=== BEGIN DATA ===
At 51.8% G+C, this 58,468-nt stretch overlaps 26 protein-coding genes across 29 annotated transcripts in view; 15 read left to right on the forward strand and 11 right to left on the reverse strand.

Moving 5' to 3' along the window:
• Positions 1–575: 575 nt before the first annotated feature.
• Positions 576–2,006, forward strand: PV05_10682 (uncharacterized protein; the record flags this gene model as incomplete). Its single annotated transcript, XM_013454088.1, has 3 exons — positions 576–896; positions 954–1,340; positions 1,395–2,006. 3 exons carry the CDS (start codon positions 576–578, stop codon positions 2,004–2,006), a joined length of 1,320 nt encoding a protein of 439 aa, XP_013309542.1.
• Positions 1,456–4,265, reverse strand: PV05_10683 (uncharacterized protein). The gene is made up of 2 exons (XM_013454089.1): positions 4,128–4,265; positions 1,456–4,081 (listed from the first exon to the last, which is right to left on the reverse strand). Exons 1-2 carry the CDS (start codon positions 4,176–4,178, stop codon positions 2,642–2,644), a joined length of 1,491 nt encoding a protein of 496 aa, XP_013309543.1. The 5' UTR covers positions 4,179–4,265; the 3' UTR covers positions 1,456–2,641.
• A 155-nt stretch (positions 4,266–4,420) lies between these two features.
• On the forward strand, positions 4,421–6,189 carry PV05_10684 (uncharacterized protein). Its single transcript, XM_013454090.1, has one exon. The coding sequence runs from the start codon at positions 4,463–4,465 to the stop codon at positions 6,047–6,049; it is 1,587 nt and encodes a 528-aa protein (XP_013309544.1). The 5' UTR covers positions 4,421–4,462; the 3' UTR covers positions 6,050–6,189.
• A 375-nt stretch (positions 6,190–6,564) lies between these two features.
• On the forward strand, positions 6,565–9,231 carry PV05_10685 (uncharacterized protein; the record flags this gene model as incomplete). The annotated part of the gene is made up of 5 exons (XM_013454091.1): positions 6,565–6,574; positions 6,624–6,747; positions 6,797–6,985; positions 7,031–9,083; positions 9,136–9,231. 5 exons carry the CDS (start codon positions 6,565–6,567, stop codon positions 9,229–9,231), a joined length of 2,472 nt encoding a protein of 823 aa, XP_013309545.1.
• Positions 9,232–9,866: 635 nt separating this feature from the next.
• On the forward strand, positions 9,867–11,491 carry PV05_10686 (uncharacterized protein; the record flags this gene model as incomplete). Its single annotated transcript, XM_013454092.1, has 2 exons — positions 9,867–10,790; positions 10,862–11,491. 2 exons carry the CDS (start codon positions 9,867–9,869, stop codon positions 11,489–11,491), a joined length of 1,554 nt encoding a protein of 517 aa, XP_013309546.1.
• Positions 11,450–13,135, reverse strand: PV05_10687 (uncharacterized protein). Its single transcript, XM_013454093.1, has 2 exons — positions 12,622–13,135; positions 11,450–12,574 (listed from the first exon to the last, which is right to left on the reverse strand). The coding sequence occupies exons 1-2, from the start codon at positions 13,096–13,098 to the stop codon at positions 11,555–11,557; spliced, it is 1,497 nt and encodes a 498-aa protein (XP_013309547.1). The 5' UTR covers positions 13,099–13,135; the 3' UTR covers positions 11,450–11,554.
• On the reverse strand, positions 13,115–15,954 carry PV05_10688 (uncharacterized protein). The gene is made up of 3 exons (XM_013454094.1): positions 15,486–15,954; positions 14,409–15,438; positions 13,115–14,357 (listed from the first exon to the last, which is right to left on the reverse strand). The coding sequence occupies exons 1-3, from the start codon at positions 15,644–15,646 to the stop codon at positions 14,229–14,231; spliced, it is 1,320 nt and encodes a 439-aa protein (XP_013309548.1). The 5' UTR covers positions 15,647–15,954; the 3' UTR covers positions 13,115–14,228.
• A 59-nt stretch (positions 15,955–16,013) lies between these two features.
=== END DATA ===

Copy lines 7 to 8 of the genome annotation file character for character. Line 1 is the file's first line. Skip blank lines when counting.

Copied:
• On the forward strand, positions 4,421–6,189 carry PV05_10684 (uncharacterized protein). Its single transcript, XM_013454090.1, has one exon. The coding sequence runs from the start codon at positions 4,463–4,465 to the stop codon at positions 6,047–6,049; it is 1,587 nt and encodes a 528-aa protein (XP_013309544.1). The 5' UTR covers positions 4,421–4,462; the 3' UTR covers positions 6,050–6,189.
• A 375-nt stretch (positions 6,190–6,564) lies between these two features.